The Bible calls us to sing praises to “the LORD,” Yahweh, the God of Abraham, Isaac, and Jacob, and nothing else. The Bible calls us to worship and trust him, and him alone. To trust in princes (v. 3) is wrong. “Princes” here literally means “nobles.” That is, do not trust in those with a lot of money, status, fame, etc. Do not trust them because they cannot give you salvation. Do not trust a noble because his breath (Hb. ruach: “spirit”) will leave his body, just like yours, and everything he planned up to that day dies with him.

Therefore, Blessed is he whose help is the God of Jacob, whose hope is in the LORD his God (v. 5). Not help for material gain, but help in daily living–for every circumstance imaginable. It is better to trust in Yahweh than a noble man because God made heaven and earth, the sea, and all that is in them, who keeps faith forever (i.e. “stays faithful forever”).

Verses 8-9 catalogue the great things God does, giving him the glory and honor due his name, not a noble man or anyone else for that matter. With God there is complete justice, righteousness, love, compassion, and redemption. He cares for those who are weak and would not normally be cared for by a noble–the blind, bowed down, sojourners, widow, and orphan. Yet at the same time, he equally loves the righteous (his own people). And he brings the wicked to ruin.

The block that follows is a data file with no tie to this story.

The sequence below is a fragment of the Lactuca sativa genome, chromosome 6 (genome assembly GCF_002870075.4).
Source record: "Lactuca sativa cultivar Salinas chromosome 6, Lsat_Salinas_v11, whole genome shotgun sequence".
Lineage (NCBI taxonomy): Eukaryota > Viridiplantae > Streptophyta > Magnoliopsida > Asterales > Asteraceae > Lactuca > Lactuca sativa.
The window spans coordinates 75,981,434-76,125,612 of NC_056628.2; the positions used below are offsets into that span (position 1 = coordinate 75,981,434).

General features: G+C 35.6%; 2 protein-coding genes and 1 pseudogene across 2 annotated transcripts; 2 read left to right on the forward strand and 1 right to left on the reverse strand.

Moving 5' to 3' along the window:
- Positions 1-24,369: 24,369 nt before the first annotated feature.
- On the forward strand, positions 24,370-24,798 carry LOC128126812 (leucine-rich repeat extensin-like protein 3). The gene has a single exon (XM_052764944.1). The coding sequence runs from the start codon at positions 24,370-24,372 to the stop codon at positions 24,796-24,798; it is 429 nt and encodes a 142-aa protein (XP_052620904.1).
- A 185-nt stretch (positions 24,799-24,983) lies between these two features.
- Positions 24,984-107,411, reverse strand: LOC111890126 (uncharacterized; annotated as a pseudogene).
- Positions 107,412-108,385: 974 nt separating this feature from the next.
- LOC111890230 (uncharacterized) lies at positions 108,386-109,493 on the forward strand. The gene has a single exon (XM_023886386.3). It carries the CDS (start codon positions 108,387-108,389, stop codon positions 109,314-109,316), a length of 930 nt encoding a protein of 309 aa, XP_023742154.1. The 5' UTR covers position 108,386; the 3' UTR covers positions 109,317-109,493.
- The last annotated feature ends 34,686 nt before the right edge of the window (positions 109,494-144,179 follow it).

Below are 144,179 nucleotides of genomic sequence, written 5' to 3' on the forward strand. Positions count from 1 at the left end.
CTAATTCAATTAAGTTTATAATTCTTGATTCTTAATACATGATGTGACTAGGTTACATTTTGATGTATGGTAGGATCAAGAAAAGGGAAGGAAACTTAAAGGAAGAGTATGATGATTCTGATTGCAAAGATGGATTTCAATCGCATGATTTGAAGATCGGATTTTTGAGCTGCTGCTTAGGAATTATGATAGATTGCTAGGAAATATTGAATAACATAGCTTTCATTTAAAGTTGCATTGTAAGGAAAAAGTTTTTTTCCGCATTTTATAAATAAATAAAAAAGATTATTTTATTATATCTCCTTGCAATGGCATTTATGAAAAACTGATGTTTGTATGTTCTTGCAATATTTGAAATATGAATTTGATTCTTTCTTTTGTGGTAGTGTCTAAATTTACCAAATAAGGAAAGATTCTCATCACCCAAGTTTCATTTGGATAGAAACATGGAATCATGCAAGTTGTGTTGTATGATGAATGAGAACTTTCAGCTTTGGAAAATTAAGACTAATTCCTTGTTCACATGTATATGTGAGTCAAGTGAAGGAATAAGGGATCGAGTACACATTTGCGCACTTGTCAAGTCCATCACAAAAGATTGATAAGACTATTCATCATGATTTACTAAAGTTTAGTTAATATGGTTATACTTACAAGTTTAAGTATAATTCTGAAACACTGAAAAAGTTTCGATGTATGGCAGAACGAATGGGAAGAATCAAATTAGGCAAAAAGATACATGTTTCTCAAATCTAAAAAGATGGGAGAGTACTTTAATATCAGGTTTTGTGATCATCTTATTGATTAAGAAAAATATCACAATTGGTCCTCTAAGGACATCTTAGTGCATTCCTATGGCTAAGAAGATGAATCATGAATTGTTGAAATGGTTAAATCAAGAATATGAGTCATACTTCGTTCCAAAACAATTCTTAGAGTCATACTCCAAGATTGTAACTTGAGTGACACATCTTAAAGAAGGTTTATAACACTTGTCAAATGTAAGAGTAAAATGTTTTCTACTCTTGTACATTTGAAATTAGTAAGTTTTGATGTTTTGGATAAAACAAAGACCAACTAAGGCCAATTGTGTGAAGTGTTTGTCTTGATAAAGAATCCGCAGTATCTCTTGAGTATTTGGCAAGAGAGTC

Because of who God is and what he does, he will reign forever and therefore all generations should Praise the LORD (v. 10).

The ESVSB comments that the Lord’s reign makes him a sure hope for God’s suffering people. We know that God is with his suffering people because Jesus is not only Immanuel, he is also the Suffering Servant who not only suffered for us on the cross, but also suffered with us. He did this so that he might be able to say that he has gone before us and knows what we go through, because what he endured was infinitely worse than our trial or tribulation (Heb. 4:15-16; 12:3-4). When we find ourselves in the thick of a trial, we will be able to say Hallelu-yah! Praise the LORD! because we know that God is present with us, and that he has not left us. When this happens our perspective changes. Because the Father sent his curse on his Son on the cross, and turned his back on him, we are assured that God will never turn his back on us.

Thankfully, Christ did not stay separated from the Father. He rose from the dead, and was thus vindicated by God and is not seated at the right hand of the Father (Eph. 1:20; Col. 3:1; Heb. 12:2). All those who believe in Christ are perfectly accepted by God on the basis of who Christ is and what he has done, and they will reign with Christ forever. That is a better position to have and a better promise to hold on to than to trust in a so-called “noble” for help in time of trouble.

Categories
Ministry Theology

Foster Kids, Joseph, and Jesus